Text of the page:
I learned that it's crucial to stir it well before it's ever refrigerated. To re-stir it after removing from the fridge I use a butter knife.

    Bookmark   March 22, 2012 at 9:31PM
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Thick oil based food should not be microwaved. Oil can get very hot, much hotter than water boiling point. It can melt plastic or crack glass.

There are mixed review with that stirring gadget. In case it does not do what you need it to do, all you have to do is to sit the jar in very warm water for a while.

It takes no effort to stir hot peanut butter.


    Bookmark   March 22, 2012 at 9:47PM
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Like Tracey, I store mine upside down, but I still refrigerate it. The only nut butter (if that's what it is) that I stock is tahini, and it is terrible about separating. I store it upside down before I open it the first time and then stir it with - a kitchen knife might break or bend if I used that. I try to buy it in plastic jars so that I don't break or chip the glass when stirring.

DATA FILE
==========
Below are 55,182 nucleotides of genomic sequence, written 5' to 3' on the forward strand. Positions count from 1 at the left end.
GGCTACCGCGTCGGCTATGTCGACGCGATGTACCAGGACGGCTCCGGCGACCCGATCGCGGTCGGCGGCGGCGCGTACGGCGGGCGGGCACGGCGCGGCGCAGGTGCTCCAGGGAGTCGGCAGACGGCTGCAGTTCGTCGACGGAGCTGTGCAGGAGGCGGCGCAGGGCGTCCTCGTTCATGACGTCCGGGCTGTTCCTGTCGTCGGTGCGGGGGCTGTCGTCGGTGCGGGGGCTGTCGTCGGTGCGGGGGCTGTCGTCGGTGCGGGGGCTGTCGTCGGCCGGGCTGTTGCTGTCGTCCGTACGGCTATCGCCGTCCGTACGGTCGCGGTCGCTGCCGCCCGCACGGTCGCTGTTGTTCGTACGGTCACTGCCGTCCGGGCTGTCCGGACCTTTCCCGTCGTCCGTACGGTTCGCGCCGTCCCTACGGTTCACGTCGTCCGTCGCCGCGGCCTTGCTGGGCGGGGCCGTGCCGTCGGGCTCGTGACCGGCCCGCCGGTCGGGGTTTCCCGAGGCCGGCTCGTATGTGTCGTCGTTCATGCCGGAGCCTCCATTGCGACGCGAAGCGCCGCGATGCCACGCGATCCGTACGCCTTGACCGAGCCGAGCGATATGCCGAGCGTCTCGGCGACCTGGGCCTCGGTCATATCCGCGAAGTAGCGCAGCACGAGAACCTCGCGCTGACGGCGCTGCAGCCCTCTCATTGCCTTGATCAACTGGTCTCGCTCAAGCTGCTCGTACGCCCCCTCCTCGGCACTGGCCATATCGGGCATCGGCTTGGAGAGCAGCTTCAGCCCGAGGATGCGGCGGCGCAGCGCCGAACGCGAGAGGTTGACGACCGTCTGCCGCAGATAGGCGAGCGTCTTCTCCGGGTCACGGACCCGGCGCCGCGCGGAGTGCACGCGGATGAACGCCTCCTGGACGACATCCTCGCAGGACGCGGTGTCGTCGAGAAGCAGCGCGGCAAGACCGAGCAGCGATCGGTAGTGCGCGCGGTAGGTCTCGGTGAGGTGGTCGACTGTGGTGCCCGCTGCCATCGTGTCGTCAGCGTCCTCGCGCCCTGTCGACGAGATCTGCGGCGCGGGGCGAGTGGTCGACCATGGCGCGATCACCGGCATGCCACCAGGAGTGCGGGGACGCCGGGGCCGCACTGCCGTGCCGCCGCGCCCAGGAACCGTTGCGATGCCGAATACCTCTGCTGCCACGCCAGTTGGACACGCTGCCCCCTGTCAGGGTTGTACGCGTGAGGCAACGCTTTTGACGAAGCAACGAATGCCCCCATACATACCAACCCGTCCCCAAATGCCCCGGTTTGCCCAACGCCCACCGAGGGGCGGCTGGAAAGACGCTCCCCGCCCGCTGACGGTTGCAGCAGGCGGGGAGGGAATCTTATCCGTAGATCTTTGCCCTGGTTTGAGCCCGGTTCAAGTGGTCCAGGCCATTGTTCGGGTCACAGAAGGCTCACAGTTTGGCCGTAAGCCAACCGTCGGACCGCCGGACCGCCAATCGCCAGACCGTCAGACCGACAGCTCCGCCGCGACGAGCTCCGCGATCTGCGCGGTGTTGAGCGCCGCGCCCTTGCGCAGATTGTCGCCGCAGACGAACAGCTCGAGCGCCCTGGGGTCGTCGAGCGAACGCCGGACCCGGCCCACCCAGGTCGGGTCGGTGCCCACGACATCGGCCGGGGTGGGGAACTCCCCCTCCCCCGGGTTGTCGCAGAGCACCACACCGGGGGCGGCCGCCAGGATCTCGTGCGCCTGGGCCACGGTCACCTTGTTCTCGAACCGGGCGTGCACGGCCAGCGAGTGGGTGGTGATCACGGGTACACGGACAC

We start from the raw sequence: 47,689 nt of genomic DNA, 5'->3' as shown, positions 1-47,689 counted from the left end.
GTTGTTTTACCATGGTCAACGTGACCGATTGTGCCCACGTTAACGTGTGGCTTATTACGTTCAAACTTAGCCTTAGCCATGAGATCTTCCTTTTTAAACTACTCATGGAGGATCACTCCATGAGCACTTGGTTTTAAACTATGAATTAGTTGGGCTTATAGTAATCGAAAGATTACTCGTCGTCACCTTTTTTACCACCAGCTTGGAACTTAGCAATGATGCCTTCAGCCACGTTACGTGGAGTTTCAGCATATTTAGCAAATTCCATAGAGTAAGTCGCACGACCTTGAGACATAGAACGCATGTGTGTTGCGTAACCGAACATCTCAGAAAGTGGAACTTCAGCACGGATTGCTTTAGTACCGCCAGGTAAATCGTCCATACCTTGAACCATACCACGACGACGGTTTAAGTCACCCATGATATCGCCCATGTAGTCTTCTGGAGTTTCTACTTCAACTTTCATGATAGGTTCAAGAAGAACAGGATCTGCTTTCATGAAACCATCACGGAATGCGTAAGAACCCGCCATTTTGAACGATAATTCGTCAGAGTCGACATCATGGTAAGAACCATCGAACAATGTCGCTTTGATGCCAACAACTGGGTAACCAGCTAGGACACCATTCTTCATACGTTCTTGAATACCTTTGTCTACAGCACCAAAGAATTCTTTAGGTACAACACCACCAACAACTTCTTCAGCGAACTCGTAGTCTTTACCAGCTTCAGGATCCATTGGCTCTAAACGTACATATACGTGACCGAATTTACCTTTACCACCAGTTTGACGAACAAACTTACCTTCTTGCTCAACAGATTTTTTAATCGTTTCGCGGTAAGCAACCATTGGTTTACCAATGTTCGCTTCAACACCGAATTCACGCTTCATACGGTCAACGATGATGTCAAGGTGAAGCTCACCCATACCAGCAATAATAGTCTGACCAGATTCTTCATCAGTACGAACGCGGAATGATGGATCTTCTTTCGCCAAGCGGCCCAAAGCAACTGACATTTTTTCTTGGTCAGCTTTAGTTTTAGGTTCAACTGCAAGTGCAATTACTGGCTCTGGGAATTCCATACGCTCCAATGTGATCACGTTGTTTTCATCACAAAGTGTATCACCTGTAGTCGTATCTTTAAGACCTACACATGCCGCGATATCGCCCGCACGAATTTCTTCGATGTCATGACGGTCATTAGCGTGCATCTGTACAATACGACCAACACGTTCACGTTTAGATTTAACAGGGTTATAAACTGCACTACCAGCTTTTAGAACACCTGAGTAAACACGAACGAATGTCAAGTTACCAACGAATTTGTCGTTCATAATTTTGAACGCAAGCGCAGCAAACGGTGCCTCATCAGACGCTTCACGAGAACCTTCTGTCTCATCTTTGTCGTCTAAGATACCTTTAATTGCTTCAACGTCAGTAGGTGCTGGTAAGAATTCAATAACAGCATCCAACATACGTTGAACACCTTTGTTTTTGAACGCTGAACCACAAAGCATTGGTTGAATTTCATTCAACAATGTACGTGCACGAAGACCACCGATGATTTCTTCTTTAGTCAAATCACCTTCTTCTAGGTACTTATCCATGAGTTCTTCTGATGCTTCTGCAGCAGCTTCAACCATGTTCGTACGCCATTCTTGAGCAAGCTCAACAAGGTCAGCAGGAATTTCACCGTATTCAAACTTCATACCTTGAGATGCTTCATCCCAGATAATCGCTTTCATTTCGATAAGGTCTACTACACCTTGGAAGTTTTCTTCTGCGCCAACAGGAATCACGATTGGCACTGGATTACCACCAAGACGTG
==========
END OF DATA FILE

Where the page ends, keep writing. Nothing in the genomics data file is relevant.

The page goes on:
I agree with dcarch that the best way to warm the jar is to put it in hot water for a while. I did buy some almond butter at TJ's recently, but I haven't opened it yet. I also like cashew butter, but it is fairly expensive, which is why I guess I do not buy it.

BTW, your question is perfectly suitable for this forum!


    Bookmark   March 28, 2012 at 11:46AM
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I've been using natural nut butters since the 1970s, never had one bit go bad. Not once. I store it upside down on the cabinet shelf before and after opening. After the initial stirring, it keeps for many weeks in the cabinet without separating. Maybe months, but we eat it too fast!

20 or 30 years ago my brother worked briefly in a processing plant. They take the peanut mash, remove the oils, then, to the natural butters, they add the oil back onto the mash, on top of the mash, never mixed
back in with the mash. That is why the oil is on top. It is a marketing gimmick to show us we are getting "the real, pure thing."

    Bookmark   March 28, 2012 at 9:40PM
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My husband always would pour the oil off, what about that? It tasted fine but now I stir it in, I just use a long spoon. I wondered though, why not just pour it off?